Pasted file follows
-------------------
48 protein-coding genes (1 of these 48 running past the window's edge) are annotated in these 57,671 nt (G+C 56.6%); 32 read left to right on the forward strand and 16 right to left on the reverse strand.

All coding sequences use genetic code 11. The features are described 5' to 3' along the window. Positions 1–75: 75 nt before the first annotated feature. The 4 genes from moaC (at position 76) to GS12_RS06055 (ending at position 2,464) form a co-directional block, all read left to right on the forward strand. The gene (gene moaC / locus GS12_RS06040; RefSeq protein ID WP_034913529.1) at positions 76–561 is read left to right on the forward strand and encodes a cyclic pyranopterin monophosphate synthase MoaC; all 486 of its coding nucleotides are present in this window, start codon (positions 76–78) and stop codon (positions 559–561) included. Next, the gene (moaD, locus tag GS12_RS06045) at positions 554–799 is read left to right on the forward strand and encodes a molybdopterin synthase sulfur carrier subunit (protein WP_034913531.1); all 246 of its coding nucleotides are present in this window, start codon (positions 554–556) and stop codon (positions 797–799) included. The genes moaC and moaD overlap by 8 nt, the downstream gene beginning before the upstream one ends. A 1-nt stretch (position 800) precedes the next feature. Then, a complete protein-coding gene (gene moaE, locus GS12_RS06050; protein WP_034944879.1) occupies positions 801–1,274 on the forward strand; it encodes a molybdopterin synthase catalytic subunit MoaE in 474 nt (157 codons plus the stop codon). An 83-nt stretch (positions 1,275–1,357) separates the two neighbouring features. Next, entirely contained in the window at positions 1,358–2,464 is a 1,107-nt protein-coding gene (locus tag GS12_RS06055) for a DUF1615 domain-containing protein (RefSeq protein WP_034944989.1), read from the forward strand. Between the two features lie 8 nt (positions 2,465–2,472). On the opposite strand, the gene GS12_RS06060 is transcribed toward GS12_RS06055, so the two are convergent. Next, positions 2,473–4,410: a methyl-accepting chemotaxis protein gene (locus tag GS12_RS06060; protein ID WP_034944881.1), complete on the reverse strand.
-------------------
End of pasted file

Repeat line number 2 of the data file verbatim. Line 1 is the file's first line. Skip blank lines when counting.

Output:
All coding sequences use genetic code 11. The features are described 5' to 3' along the window. Positions 1–75: 75 nt before the first annotated feature. The 4 genes from moaC (at position 76) to GS12_RS06055 (ending at position 2,464) form a co-directional block, all read left to right on the forward strand. The gene (gene moaC / locus GS12_RS06040; RefSeq protein ID WP_034913529.1) at positions 76–561 is read left to right on the forward strand and encodes a cyclic pyranopterin monophosphate synthase MoaC; all 486 of its coding nucleotides are present in this window, start codon (positions 76–78) and stop codon (positions 559–561) included. Next, the gene (moaD, locus tag GS12_RS06045) at positions 554–799 is read left to right on the forward strand and encodes a molybdopterin synthase sulfur carrier subunit (protein WP_034913531.1); all 246 of its coding nucleotides are present in this window, start codon (positions 554–556) and stop codon (positions 797–799) included. The genes moaC and moaD overlap by 8 nt, the downstream gene beginning before the upstream one ends. A 1-nt stretch (position 800) precedes the next feature. Then, a complete protein-coding gene (gene moaE, locus GS12_RS06050; protein WP_034944879.1) occupies positions 801–1,274 on the forward strand; it encodes a molybdopterin synthase catalytic subunit MoaE in 474 nt (157 codons plus the stop codon). An 83-nt stretch (positions 1,275–1,357) separates the two neighbouring features. Next, entirely contained in the window at positions 1,358–2,464 is a 1,107-nt protein-coding gene (locus tag GS12_RS06055) for a DUF1615 domain-containing protein (RefSeq protein WP_034944989.1), read from the forward strand. Between the two features lie 8 nt (positions 2,465–2,472). On the opposite strand, the gene GS12_RS06060 is transcribed toward GS12_RS06055, so the two are convergent. Next, positions 2,473–4,410: a methyl-accepting chemotaxis protein gene (locus tag GS12_RS06060; protein ID WP_034944881.1), complete on the reverse strand.